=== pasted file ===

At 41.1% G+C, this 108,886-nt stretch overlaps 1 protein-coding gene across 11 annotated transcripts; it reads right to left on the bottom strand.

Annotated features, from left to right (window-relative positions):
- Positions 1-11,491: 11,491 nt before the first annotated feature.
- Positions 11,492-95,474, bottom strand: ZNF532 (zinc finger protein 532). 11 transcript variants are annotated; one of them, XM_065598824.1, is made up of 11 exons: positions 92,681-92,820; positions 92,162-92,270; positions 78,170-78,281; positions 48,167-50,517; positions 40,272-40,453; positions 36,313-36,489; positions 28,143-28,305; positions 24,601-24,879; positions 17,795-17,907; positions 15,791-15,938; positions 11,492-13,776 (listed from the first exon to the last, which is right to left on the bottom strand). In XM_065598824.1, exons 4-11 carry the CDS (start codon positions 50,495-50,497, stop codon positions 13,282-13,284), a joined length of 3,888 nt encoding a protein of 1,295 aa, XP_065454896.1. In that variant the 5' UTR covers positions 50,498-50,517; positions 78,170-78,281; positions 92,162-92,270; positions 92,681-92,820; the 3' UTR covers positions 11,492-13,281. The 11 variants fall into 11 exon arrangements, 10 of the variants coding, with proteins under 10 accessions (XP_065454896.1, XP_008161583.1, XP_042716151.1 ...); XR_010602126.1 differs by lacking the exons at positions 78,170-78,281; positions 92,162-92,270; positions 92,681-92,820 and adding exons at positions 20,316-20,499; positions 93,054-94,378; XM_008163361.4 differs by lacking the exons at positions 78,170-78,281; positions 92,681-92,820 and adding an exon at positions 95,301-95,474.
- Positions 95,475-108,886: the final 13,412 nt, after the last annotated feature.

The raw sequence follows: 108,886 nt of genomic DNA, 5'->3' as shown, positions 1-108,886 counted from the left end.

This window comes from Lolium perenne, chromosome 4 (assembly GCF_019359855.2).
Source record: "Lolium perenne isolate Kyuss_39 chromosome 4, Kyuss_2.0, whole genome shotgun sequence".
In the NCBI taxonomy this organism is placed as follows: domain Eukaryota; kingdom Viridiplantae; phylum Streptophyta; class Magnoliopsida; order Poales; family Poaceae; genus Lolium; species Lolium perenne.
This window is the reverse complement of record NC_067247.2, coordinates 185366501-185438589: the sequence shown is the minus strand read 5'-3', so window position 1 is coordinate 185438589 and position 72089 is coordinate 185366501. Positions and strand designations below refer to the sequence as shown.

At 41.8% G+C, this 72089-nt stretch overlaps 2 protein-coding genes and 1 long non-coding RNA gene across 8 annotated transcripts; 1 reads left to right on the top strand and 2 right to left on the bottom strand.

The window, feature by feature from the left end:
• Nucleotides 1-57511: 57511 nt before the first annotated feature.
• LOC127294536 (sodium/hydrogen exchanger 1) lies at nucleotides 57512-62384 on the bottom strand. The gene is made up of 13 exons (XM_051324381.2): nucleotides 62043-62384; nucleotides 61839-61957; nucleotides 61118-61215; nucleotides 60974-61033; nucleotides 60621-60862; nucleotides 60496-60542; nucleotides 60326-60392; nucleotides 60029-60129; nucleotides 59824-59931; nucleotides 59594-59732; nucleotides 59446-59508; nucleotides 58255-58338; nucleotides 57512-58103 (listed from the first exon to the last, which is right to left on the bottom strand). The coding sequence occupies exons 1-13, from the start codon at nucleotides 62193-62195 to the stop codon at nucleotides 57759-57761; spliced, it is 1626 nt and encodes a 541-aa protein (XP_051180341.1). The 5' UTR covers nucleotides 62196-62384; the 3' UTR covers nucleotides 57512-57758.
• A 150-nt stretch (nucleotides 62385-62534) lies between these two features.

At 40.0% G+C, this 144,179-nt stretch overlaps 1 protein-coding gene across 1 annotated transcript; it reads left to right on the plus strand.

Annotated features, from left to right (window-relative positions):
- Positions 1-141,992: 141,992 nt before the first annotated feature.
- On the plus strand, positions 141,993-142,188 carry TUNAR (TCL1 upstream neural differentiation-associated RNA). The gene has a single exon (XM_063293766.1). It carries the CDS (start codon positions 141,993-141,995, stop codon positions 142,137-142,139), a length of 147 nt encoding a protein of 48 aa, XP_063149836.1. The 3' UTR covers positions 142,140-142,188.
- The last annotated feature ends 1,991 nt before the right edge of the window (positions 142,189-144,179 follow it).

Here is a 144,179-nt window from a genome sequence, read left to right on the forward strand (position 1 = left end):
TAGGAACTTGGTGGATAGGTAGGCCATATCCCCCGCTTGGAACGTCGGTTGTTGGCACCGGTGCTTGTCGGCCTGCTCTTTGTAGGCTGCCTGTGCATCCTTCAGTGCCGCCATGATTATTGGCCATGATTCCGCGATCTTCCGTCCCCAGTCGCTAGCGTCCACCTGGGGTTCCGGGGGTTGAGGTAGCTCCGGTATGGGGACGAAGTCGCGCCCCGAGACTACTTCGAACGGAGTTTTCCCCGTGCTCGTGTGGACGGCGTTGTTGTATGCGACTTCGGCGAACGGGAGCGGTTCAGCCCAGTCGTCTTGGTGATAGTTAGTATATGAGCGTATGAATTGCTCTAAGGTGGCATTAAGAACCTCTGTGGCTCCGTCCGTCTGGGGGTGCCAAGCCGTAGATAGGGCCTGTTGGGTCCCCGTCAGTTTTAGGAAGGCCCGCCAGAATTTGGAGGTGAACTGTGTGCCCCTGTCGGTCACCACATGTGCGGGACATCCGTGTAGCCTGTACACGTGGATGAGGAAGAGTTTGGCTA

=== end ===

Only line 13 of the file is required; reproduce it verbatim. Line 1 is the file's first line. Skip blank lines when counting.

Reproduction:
• Nucleotides 1-57511: 57511 nt before the first annotated feature.